This is really really cool and currently in press (open access!) at MCP and comes from work done at Roman Zubarev's lab. Edit: Here is the link to the abstract (left it out before).
In a DDA experiment we pick the ion we're interested in that looks like a peptide, based on the parameters we provide that say "this is a peptide and it is probably one that will fragment well with the method that I'm using right now". Then we isolate it and, too often, a bunch of
For years I've heard people kicking around this idea: What if we identify our peptide from our MS/MS spectra and then we remove every MS/MS fragment that can possibly be linked to that peptide. Then we're left over with the fragments from the peptides we accidentally isolated. Lets then database search that and find out what that is.
And that is exactly what DeMix does.
Let me rant a little bit about how cool the workflow here is. They ran this stuff on a QE with 70k MS1 and 17.5k MS2 and used isolation widths of 1 - 4 Da. They converted everything over to centroid using TOPP (btw, they found better results when they used the high res conversion option for this data, so I'm using that from now on. Next they ran their results through Morpheus using a 20ppm window and a modified scoring algorithm. The high scoring MS/MS fragments were used to recalibrate the MS/MS spectra (just like the Mechtler lab PSMR does) using a Pyteomics Python script.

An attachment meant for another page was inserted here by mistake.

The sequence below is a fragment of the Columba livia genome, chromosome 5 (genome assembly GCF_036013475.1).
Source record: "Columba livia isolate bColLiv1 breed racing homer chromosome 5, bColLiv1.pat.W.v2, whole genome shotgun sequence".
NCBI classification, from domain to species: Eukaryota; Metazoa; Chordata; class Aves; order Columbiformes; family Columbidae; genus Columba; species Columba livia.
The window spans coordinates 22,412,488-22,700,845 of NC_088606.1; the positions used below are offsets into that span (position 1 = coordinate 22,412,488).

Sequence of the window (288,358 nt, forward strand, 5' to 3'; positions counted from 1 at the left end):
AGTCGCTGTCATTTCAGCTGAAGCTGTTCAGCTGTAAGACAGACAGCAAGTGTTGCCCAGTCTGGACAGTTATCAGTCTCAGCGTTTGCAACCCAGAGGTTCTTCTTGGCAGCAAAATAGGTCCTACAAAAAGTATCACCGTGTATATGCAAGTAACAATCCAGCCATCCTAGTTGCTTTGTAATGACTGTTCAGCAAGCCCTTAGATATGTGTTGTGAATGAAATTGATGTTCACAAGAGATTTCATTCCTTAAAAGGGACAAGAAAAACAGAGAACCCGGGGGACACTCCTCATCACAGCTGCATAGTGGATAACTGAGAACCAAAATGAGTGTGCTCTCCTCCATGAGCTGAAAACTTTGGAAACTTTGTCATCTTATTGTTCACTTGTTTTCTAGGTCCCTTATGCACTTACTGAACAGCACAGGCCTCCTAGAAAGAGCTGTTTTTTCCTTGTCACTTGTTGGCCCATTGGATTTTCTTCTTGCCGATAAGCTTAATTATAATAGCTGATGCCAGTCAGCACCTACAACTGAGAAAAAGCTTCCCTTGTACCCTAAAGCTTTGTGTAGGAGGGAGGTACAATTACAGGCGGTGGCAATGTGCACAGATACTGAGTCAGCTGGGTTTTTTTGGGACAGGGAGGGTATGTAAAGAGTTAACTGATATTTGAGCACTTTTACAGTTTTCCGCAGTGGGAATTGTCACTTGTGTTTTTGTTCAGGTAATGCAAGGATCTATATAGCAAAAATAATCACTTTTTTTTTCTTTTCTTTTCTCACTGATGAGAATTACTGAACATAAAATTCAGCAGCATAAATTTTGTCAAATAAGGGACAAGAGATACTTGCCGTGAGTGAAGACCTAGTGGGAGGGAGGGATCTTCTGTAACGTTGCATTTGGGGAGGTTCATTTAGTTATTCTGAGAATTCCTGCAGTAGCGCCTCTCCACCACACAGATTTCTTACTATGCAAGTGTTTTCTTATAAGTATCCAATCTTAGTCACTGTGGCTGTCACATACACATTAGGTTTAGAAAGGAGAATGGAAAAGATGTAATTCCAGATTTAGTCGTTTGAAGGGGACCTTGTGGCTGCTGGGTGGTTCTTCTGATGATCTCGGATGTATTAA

Interestingly, when they made their second pass runs they tightened all of their tolerances and processed the deconvoluted MS/MS fragmentation events where the previously matched fragments were ignored. I should probably finish my coffee and then work my way through the discussion, because I would have done it the opposite way (and, when we do serial searches in PD, that is the default workflow). I'm not knocking it, I just find it counter-intuitive.
So what. Did it work? Of course it did, or it wouldn't have made it into MCP! Final stats? The QE was knocking out about 7 MS/MS events for every MS1. Using this approach, they IDENTIFIED 9 PSMS(!!!) out of each 7 spectra. They didn't get 2 ideas per MS/MS event, but they got about 1.2 which is a heck of a lot better than 1!
I can not wait to try this and I've got the perfect data set to run it on sitting right in front of me. I'll let y'all know how it goes.